...I stood in the line opposite my house in Wolynska Street, and from there we were taken to Zamenhof Street. The Ukrainians divided up the loot amongst themselves before our eyes. They fought amongst themselves, valued and sorted everything. Despite the great number of people there was silence in the street. A silent and cruel despair fell upon all. Oh what despair it was! They photographed us as though we were animals from before the Flood. There were also some who remained calm. I myself hoped that we would go home again. I thought they would check our documents. An order was given, and we moved off from our places. Woe to us! The naked truth was revealed before our eyes. Railway cars. Cars that were empty. That day was a fine, hot summer's day. It seemed as though the sun was protesting against the injustice. What was the guilt of our wives, our children, our mothers? What was it? The sun disappeared behind thick clouds. It is beautiful, warms and shines and does not wish to witness our suffering and humiliation.
An order is given to get into the cars. Eighty are pushed into each car. The way back is sealed off. I had on my body only trousers, a shirt and shoes. A backpack with other things and high boots had stayed at home. I had prepared it because there were rumors that we would be sent to the Ukraine for work. The train was shunted from one siding to another. I knew this rail junction well and realized that we were staying in the same place. Meanwhile we could hear the Ukrainians amusing themselves, the sound of their shouting and cheerful laughter reaching us. It was becoming increasingly suffocating inside the car, and from minute to minute there was less air to breathe; it was all despair, blackness and horror... With indescribable suffering we finally arrived at Malkinia. We stopped there all night. Ukrainians came into the car and demanded valuables. Everybody gave them up in order to preserve their lives a little while longer.
...In the morning the train moved and we reached Treblinka station. I saw a train that passed us and in it people who were hungry, ragged and half naked. They said something to us but we did not understand them. The day was burning hot. The lack of air was terrible. As a result we were very thirsty. I looked out of the window. The peasants brought water and charged 100 zloty for each bottle. I had no money, apart from 10 gold coins. Also a 2, a 5 and a 10 in silver, with a portrait of the Marshal,** that I had kept as a memento. So I was forced to do without water. Others bought it. They paid 500 zloty for a kilogram of black bread. I was tortured by thirst until midday. Then the future Hauptsturmfuehrer came in and picked 10 men who brought us water. I assuaged my thirst a little. An order was given to take out the dead, but there were none. At four in the afternoon the train moved off. We arrived at Treblinka in a few minutes. It was only there that the blinkers dropped from our eyes. Ukrainians with rifles and machine-guns stood on the roofs of the huts. The whole area was strewn with bodies, some dressed and some naked. Their faces were distorted with fear and horror. They were black and swollen. Their eyes were frozen wide open. Their tongues hung out, brains were spattered around and the bodies twisted. There was blood everywhere. Our innocent blood. The blood of our children, our brothers and sisters. The blood of our fathers and mothers. And we are without hope, we realize that we will not escape our fate....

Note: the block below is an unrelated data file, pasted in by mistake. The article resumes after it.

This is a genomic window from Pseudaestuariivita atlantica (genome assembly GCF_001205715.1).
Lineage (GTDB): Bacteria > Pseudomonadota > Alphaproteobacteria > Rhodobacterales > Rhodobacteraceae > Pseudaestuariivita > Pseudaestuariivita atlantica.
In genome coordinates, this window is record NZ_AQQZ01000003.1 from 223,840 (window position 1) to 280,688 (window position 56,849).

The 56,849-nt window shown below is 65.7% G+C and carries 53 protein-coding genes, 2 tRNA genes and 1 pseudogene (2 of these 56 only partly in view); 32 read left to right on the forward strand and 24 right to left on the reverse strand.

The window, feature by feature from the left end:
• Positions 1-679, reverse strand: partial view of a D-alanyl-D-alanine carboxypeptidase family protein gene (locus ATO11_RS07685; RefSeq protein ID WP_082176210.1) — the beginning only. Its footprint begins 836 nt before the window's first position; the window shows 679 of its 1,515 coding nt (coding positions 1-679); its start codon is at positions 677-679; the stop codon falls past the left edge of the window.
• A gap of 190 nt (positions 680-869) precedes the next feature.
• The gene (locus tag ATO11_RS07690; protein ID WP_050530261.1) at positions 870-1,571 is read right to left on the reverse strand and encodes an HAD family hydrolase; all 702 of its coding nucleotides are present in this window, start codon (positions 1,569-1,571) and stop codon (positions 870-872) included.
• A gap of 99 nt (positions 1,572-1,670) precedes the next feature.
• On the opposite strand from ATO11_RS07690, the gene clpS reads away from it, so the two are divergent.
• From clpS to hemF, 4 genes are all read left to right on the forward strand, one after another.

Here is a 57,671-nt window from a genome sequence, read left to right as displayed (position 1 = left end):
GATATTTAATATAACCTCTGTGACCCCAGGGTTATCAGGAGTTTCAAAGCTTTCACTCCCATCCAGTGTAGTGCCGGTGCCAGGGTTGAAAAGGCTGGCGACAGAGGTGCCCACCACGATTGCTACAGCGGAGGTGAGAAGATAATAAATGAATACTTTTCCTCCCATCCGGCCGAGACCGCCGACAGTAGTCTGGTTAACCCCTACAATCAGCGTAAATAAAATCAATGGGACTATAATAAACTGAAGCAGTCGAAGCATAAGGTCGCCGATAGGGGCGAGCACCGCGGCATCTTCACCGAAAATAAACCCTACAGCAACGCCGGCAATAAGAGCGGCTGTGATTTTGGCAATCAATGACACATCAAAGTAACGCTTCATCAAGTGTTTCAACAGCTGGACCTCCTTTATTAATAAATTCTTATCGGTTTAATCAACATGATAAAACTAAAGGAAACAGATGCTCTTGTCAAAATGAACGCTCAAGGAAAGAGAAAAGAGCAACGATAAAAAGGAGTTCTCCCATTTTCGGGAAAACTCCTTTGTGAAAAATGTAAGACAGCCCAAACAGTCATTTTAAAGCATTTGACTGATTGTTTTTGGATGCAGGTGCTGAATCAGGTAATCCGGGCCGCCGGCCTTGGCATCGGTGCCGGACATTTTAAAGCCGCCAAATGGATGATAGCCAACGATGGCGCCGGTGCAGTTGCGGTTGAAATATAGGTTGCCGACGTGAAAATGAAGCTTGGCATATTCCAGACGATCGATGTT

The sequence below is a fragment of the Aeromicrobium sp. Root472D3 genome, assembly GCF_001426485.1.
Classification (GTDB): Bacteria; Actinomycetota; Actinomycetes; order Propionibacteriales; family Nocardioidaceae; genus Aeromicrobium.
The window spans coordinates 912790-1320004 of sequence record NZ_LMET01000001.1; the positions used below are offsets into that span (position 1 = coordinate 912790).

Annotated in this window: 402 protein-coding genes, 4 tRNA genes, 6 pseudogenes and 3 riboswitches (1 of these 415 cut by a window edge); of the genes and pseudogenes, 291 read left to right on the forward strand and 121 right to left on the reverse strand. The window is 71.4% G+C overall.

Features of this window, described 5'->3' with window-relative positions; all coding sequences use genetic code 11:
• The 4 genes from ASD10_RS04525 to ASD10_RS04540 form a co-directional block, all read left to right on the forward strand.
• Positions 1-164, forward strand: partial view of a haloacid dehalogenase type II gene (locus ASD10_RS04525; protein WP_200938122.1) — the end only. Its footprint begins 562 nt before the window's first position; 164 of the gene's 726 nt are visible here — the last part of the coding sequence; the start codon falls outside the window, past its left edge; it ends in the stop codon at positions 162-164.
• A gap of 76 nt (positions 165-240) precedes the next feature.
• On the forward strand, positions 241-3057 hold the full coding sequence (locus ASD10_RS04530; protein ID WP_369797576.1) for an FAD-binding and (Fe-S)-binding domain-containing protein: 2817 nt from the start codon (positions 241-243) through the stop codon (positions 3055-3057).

There is an order to get out of the cars. Belongings are to be left behind. We are taken into the yard. There were two large notice boards with orders to hand over gold, silver, precious stones and all valuables. Failure to do so would bring the death penalty. On the roofs of the huts were Ukrainians with machine-guns. The women and children were ordered off to the left and the men told to sit down in the yard, on the right. Some distance away from us people were working: they were sorting the belongings taken from the train. I managed to steal over among the workers, and began to work; I suffered the first lash from the whip of a German whom we called Frankenstein. The women and children were told to take off their clothes.
...When we carried, or more correctly, dragged, the bodies away we were made to run, and were beaten for the least delay. The dead had been lying there for a long time. They had already begun to decompose. There was a stench of death and decomposition in the air. Worms crawled on the wretched bodies. When we tied on the belts, an arm or a leg would frequently drop off. We also labored on graves for ourselves until dusk, without food or drink. The day was hot, and thirst plagued us greatly. When we reached the huts in the evening each one of us began to search for the people he had known the day before in vain - they were not to be found, they were no longer among the living....
Shana be-Treblinka (Mi-pi Ed Reiya) ("A Year in Treblinka by an Eye Witness"), Jerusalem, 1945, pp. 5-14.
*Wiernik took part in the uprising at the Treblinka camp. He succeeded in escaping and reached Warsaw in 1944. He recorded his evidence there, and it was first published by the Underground in Poland.
**The reference is to Marshal Jozef Pilsudski.